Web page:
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How Do We Smell?

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Last updated date: 18th Jul 2024
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An Introduction to Sense Organs

Organs respond to external things by conveying impulses to the sensory nervous system known as sense organs. Sense organs are particular organs that assist to see, feel, hear, etc. our general surroundings. They are a necessary part of our lives and form the main way of seeing the climate. 

Receptors give the necessary information through different organs and communication of nerves in light of a specific actual stranger. These senses enable our affiliation and our cooperation with the climate. We have five receptors: Eyes, Ears, Nose, Tongue, and Skin. 

These five sense organs contain receptors that transmit information through sensory neurons to the proper spots inside the nervous system. The receptors could be arranged into two sections viz. the general and unique receptors. The former is available all through the body, while the last option incorporates chemoreceptors, photoreceptors, and mechanoreceptors.

Sense Organs

Sense Organs

How Does the Nose Work? 

The nose is a sense organ. Our system assists us with our nose to give a sense of smell, and various types of smells. This sense organ additionally helps our feeling of smell. The feeling of smell is otherwise called olfaction. There are smell receptors in our noses. As one takes air in, the air goes into the nasal cavity. Nose receptors help us with the sensation of smell. It is also part of our respiratory system.

The brain then makes an observation of these motivations into a significant smell. During a cold, the body produces bodily fluid which hinders the feeling of smell; this is the justification for why the food we eat during this time tastes boring.

There are different types of smell: fragrant, woody, peppermint, sweet, chemical, lemon, fruity and decayed. Some animals smell foul; in some cases, it is due to a defence mechanism. When they feel unsafe they release a smell that will keep the predator away; for example- Millipede. Stink bird produces a manure-like smell as it feeds on leaves.

The Sense Organ Nose

The Sense Organ Nose

Different Sense Organs


Nose is a sense organ that gives us a sense of smell. We can feel different types of smell because of cells present in our nose. It also plays an important role in respiration. It helps us to breathe air in and expel it out during the process of respiration.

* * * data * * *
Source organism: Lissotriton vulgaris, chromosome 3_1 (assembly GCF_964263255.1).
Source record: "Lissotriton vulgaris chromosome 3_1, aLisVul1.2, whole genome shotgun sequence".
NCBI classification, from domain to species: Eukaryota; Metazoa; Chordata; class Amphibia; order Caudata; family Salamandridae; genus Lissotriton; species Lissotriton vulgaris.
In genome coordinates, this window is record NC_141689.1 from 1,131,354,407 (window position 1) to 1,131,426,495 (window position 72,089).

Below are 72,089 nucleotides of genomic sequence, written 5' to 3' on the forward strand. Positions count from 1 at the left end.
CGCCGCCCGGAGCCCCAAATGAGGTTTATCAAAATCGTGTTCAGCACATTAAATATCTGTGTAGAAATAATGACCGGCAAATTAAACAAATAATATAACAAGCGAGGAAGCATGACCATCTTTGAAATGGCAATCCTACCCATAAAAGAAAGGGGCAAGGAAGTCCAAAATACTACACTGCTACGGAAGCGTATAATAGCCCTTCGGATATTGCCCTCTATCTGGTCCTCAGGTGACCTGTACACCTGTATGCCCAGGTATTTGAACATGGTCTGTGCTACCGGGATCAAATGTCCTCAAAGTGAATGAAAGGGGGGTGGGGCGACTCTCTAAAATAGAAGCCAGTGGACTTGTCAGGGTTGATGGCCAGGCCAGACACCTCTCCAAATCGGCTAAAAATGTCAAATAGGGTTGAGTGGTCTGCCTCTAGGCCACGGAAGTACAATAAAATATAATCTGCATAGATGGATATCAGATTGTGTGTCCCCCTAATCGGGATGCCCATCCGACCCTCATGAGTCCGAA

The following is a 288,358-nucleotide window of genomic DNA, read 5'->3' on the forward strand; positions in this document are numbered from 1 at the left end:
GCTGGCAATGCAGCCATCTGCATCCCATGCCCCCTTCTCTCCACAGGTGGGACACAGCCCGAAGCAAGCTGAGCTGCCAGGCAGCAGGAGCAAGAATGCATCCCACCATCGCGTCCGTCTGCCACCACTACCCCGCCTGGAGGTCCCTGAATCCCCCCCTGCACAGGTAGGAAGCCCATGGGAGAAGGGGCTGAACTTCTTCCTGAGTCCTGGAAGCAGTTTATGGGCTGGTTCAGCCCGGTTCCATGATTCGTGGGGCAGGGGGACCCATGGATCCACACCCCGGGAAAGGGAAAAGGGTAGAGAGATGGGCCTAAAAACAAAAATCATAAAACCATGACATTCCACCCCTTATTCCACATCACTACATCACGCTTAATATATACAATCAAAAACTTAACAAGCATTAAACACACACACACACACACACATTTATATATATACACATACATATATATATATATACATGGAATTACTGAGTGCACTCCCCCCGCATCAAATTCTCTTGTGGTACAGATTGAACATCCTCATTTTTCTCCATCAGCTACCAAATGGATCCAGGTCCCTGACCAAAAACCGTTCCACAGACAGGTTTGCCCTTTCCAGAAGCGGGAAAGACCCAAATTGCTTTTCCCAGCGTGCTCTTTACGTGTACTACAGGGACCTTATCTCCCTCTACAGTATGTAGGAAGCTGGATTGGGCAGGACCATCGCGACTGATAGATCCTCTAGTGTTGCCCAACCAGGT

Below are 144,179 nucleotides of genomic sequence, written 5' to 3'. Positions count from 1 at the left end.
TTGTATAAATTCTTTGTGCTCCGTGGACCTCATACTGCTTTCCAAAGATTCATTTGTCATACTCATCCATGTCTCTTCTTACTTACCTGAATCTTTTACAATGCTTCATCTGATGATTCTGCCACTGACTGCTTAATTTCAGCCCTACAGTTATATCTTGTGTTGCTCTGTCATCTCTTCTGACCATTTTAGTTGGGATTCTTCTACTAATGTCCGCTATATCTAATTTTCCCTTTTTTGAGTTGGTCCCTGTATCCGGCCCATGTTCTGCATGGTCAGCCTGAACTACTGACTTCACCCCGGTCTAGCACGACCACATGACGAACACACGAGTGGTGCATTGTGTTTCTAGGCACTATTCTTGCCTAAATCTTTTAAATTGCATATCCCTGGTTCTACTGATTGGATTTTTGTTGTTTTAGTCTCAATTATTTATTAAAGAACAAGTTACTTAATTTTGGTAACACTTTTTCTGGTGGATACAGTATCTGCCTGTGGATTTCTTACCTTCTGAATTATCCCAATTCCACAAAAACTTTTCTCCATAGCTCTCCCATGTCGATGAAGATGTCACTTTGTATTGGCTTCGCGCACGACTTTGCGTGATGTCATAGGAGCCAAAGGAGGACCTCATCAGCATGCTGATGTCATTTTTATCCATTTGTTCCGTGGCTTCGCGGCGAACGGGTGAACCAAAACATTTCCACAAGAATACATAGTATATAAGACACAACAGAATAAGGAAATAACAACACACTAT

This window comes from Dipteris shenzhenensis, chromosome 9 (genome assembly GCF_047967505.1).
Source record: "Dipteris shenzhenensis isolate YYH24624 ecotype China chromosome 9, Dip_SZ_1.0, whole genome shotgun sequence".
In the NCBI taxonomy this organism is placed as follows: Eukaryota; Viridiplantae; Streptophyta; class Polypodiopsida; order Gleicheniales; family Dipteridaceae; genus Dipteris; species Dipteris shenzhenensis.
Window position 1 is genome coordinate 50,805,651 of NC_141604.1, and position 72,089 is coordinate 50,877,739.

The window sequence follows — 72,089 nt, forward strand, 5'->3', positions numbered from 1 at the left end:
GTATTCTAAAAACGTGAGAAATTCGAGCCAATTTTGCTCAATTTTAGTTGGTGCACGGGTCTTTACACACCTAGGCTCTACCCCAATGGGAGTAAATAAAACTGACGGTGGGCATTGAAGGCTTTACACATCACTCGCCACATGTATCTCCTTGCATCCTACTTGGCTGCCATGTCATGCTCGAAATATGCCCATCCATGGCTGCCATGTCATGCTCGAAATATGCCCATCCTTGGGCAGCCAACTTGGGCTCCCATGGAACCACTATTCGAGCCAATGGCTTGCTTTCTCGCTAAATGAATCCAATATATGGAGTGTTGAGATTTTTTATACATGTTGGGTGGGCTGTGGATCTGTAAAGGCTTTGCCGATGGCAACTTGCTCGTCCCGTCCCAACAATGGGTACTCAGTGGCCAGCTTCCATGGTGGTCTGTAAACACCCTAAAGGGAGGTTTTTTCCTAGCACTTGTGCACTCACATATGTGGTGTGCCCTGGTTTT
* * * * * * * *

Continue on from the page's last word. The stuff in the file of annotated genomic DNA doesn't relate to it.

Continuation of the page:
Skin is the largest sense organ. It is connected with the sense of touch. The feeling of touch is likewise referred to as tactioception. The skin contains general receptors which can identify touch, pain, pressure, and temperature. They are available all through the skin. Skin receptors create an impulse, and when enacted, is conveyed to the spinal cord and afterward to the brain.


The tongue helps in receiving different preferences and flavours. The taste buds are available between the papillae on the tongue — these assist in detecting various tastes. The feelings of smell and taste will generally work together. On the off chance that one couldn't smell something, they wouldn’t be able to taste it the same. The feeling of taste is also called gustaoception. 


Ears are the hearable receptors of our body. They assist us with receiving sounds. Our auditory system distinguishes vibrations in the air and this is the way we hear sounds. This is known as hearing or sound inscription. The ears are isolated into three segments, in particular, the external ear, the inner ear, and the middle ear. All sounds are fundamentally vibrations. 


The eyes are the visual sensory organs in our body. These are delicate to light pictures. The eyes differ in colour relying on how much melanin is present in our body. It helps in the sense of sight by identifying and focusing on the light pictures.


Sense organs perceive sensations. There are five sense organs. These include eyes, ears, nose, tongue, and skin. All sense organs have their own functions like eyes help in seeing, the nose helps us smell, the tongue gives the sense of taste and the skin gives us the sensation of touch. We can feel any type of touch because of our skin. Skin also works as a protective organ.

FAQs on How Do We Smell?

1. What regulates our sense organs?

The body's sensory organs send information-carrying nerve impulses to the brain. The brain reacts to these impulses by giving the muscles and glands the necessary instructions to function. The brain correlates input from several sense organs to generate pertinent and intelligent responses.

2. What causes enhanced scent sensitivity?

A hypersensitive person to scents is said to have hyperosmia. This shift in smell is caused by a variety of factors. Some of these consist of migraines, hormonal changes, and genetics. It's possible that hyperosmia will also impact how you taste.

3. What occurs if you inhale/smell something too deeply?

Some people may have a burning feeling when exposed to strong scents, which can induce coughing, wheezing, or other breathing issues. Strong scents can cause headaches, dizziness, and nausea in some people. When an odour persists or keeps happening, it may also have an impact on stress levels, anxiety, and mood.